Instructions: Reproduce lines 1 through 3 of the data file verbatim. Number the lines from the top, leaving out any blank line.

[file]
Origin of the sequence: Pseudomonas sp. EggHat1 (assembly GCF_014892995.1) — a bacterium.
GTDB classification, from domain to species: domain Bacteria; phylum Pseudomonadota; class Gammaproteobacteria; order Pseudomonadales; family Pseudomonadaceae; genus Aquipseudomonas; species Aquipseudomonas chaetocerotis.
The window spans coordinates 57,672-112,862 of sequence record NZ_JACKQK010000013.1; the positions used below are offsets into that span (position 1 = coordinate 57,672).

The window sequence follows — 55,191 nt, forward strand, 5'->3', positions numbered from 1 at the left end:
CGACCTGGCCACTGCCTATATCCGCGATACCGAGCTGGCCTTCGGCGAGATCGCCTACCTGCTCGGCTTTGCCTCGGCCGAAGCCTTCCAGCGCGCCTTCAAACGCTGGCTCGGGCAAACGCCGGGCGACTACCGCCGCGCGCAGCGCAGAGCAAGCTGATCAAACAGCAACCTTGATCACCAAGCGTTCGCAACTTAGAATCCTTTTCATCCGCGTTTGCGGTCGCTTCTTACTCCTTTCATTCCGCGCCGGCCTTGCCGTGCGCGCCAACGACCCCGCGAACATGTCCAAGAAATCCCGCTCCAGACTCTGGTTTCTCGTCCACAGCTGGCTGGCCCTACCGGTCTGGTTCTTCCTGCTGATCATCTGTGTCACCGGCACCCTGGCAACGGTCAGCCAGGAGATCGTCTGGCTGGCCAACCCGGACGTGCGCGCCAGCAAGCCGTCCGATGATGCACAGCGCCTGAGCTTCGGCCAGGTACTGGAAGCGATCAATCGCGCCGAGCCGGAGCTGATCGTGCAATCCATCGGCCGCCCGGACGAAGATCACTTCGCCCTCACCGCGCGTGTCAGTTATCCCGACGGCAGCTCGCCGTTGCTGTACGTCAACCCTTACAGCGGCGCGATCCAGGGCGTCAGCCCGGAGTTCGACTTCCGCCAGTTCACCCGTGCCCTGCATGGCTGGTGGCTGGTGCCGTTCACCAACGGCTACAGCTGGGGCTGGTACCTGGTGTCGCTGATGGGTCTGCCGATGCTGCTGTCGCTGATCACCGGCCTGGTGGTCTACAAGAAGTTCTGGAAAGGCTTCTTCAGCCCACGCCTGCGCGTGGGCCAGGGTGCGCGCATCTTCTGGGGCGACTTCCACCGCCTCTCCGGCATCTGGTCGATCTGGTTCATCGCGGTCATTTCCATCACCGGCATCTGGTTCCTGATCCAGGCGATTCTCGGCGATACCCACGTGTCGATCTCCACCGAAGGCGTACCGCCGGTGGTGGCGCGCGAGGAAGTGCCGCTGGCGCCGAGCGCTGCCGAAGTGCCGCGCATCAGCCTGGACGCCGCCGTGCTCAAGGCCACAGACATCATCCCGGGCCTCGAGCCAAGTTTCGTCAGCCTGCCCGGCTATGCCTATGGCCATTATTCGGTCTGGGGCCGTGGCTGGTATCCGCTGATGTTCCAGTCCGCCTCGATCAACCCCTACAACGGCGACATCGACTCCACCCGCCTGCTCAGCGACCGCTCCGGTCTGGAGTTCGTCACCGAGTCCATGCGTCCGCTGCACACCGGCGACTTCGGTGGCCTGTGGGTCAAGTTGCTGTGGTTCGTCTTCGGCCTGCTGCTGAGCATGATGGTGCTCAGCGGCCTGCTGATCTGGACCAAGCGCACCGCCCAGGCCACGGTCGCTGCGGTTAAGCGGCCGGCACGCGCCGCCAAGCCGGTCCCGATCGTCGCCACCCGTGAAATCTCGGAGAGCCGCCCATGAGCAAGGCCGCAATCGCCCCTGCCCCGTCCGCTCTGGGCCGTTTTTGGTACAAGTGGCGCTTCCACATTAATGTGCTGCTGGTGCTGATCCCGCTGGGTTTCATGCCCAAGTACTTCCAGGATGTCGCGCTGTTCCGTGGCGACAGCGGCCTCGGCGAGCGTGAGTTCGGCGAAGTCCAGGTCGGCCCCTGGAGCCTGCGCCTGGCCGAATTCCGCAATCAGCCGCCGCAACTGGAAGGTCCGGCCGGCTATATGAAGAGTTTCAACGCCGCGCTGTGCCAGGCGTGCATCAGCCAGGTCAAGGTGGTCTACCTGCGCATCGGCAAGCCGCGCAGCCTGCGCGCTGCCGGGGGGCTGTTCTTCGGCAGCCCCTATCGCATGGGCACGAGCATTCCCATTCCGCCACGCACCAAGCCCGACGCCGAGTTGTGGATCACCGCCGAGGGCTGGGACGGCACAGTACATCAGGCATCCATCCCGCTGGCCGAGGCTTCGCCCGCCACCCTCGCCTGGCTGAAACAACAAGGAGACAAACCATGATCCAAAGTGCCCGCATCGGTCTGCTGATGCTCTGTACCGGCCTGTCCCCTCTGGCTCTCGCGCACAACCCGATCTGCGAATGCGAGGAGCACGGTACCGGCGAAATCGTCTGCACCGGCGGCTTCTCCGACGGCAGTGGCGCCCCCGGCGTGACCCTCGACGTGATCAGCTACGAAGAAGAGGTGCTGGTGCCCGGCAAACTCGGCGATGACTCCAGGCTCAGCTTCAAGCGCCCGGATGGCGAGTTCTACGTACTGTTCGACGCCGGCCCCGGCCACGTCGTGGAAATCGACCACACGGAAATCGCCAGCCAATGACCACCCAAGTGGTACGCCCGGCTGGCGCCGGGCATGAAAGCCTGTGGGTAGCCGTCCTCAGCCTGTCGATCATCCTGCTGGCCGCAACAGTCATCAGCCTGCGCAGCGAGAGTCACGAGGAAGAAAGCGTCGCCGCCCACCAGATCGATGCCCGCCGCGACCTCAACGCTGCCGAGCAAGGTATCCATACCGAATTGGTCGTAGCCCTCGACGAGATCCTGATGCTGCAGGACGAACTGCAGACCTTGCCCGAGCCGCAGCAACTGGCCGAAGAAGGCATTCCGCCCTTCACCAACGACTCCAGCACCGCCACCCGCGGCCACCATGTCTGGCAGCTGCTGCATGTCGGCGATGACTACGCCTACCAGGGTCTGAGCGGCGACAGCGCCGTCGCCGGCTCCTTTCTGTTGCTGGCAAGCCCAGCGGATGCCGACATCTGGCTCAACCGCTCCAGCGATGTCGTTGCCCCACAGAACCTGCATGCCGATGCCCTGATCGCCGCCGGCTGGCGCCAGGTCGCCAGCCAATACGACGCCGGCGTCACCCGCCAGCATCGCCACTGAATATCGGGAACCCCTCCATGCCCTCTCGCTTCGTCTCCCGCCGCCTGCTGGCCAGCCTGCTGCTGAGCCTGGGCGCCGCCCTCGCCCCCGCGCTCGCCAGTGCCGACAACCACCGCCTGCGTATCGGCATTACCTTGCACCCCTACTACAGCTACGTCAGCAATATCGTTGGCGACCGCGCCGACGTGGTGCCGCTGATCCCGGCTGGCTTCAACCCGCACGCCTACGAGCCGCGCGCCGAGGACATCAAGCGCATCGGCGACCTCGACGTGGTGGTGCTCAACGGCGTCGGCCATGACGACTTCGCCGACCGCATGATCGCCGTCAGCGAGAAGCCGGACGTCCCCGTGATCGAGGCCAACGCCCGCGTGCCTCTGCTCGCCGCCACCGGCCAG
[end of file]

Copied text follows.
Origin of the sequence: Pseudomonas sp. EggHat1 (assembly GCF_014892995.1) — a bacterium.
GTDB classification, from domain to species: domain Bacteria; phylum Pseudomonadota; class Gammaproteobacteria; order Pseudomonadales; family Pseudomonadaceae; genus Aquipseudomonas; species Aquipseudomonas chaetocerotis.
The window spans coordinates 57,672-112,862 of sequence record NZ_JACKQK010000013.1; the positions used below are offsets into that span (position 1 = coordinate 57,672).